Costing Open Government Reforms: What About the Politics?

Alan Hudson, Executive Director

November 9, 2017

Next week at the Open Gov Hub, we will be hosting a discussion about the pioneering work that colleagues at Results for Development have been doing to develop a framework for estimating the cost of open government reforms. You can sign-up for the event here and see the report — “Priceless?” — here.

We’re looking forward to hearing from the authors of the report, Praneetha Vissapragada and Naomi Joswiak. The creative minds behind the Open Gov Hub — Nathaniel Heller, also of Results for Development, and Jean-Louis Sarbib of Development Gateway — will join Praneetha, Naomi and I to discuss the value and limits of the approach to costing open government reforms that the report sets out.

This is a piece of work that we’ve followed closely as it emerged from the Research Consortium on the Impact of Open Government, with a mix of enthusiasm and skepticism. (Here is what we had to say a year ago).

  • Enthusiasm, because we agree (see “The value of open governance”) that the opengov agenda needs to move beyond rehearsing normative arguments for openness and pay additional attention to the costs, benefits, and pathways to impact, of more open processes of government. Paying attention to costs is in some ways the low-hanging fruit, but it is an important part of the mix.
  • Skepticism, because estimating the costs of supporting reforms that are political in nature, and generating cost estimates that are transferrable across different political contexts, is a major challenge and one which the Results for Development work does not at this stage — and notwithstanding the helpful caveat about context and variation on page 6 of the report — squarely address.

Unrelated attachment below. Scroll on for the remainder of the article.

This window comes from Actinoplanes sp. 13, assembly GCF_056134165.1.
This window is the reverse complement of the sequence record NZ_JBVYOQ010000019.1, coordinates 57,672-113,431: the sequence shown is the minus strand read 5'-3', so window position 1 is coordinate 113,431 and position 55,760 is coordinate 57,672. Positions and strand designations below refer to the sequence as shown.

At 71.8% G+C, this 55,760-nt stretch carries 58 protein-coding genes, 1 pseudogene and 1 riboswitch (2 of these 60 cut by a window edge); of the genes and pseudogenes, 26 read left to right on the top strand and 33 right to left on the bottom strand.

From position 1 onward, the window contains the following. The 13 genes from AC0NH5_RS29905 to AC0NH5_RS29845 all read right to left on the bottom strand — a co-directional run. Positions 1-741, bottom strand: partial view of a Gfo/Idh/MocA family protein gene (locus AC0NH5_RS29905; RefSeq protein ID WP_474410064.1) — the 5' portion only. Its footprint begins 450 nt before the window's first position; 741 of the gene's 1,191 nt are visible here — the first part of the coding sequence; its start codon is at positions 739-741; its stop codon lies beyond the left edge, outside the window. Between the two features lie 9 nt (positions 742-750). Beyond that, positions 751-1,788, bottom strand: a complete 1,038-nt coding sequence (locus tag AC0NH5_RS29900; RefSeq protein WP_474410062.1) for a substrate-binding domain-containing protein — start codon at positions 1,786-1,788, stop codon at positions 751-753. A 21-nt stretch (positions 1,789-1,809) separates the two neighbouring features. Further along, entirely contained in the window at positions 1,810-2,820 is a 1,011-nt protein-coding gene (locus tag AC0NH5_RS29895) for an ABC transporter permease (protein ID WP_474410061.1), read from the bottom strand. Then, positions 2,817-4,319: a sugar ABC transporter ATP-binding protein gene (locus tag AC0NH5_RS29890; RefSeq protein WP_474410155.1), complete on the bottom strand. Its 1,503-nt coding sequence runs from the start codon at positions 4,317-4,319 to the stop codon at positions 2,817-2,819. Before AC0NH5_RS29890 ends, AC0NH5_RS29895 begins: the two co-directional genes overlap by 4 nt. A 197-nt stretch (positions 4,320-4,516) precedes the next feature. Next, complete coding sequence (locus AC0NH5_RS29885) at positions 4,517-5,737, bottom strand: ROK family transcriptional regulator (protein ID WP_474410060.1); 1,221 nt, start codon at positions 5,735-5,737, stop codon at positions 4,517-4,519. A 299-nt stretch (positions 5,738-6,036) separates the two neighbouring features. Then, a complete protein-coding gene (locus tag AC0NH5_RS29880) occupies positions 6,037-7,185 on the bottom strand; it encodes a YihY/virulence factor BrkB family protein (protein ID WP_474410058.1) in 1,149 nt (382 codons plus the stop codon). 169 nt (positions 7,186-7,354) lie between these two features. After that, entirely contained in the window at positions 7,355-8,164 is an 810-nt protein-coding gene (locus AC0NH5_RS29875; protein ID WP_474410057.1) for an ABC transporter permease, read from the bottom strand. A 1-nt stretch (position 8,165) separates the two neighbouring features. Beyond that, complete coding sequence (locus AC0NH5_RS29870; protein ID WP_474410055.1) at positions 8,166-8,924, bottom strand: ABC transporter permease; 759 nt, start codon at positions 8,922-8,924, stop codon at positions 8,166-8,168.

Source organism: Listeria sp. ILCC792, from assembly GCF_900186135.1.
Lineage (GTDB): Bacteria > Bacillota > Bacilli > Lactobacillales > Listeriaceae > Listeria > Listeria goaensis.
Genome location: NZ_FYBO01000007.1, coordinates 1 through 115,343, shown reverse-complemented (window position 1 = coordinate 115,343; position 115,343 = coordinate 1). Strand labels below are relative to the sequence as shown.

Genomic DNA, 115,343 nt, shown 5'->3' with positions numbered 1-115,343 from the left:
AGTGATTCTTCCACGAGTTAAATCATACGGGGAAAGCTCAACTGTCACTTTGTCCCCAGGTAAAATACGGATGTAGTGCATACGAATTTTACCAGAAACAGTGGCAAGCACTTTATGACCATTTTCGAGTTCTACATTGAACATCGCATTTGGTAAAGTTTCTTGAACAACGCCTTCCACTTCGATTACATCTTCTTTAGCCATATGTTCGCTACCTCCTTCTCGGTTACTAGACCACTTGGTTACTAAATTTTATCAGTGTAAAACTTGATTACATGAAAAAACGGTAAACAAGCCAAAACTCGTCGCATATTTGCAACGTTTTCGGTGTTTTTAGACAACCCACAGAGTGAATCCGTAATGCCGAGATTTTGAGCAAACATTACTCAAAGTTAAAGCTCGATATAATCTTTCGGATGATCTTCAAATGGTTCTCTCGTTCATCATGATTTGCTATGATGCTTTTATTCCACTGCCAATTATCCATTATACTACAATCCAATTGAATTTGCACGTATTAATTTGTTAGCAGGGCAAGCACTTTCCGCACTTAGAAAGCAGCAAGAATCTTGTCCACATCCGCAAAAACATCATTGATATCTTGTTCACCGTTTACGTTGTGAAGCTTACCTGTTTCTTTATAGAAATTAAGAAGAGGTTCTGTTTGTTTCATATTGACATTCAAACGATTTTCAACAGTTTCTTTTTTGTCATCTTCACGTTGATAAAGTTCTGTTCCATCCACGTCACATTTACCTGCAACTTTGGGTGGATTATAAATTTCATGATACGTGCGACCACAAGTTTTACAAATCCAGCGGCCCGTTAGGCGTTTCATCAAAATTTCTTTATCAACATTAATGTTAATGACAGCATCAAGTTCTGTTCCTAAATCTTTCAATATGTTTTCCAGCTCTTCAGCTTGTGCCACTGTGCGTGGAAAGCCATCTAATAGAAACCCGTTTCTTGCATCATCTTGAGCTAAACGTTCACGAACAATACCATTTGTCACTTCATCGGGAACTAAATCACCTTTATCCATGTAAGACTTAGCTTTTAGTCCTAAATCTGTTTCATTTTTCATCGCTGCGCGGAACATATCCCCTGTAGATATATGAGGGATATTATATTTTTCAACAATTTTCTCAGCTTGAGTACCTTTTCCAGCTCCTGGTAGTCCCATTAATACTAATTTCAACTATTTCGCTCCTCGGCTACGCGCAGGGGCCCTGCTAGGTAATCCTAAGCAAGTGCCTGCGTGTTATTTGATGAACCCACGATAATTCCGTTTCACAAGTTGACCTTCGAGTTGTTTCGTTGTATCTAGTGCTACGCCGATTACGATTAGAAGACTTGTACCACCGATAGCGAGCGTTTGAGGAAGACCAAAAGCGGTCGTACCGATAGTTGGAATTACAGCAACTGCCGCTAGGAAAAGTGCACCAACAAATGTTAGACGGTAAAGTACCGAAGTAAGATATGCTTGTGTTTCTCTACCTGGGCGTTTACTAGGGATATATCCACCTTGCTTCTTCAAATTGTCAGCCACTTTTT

There is no doubt that information about costs — and still more, impacts and pathways to those impacts — can be helpful inputs into decisions about whether and how to invest in opening government. There are however, some significant challenges in translating costings across contexts for investments that deal with issues such as governance that are, at their heart, political issues whose dynamics may vary greatly by context. Conducting lots of costings exercises — something which Results for Development are hoping to see happen — will provide additional data points, but more data points alone will not address the challenge of ensuring that the data can usefully inform investment decisions in other contexts.

We’ll have more to say on Tuesday, but as a sneak preview it seems to us that the sort of approach that Martin Williams of the Blavatnik School of Government sets out for considering whether a policy can translate across contexts, might also be useful in considering the extent to which costings estimates make sense across contexts (see here, and, relatedly this excellent paper on “the generalizability puzzle” by Mary Ann Bates and Rachel Glennerster). That is, to consider the extent to which the key assumptions made in the costings estimates, and in the underlying investments that have been made in one place, are likely to hold in another place where a similar approach is being considered.

We look forward to being part of the conversation about how investment decisions being made in one place can be informed by estimates of the costs of investments elsewhere. And to broadening the discussion to consider how efforts to measure the impacts of investments in governance and transparency — efforts such as those planned as part of the Brookings/Results for Development/Natural Resource Governance Institute collaboration on leveraging transparency to reduce corruption — take account of the fact that the impact of investments in governance reform is, because of the political nature of governance reform, highly dependent on context.

Come join us as we grapple collaboratively with these important challenges, Tuesday 14th November, at 11am, at the Open Gov Hub — sign up here!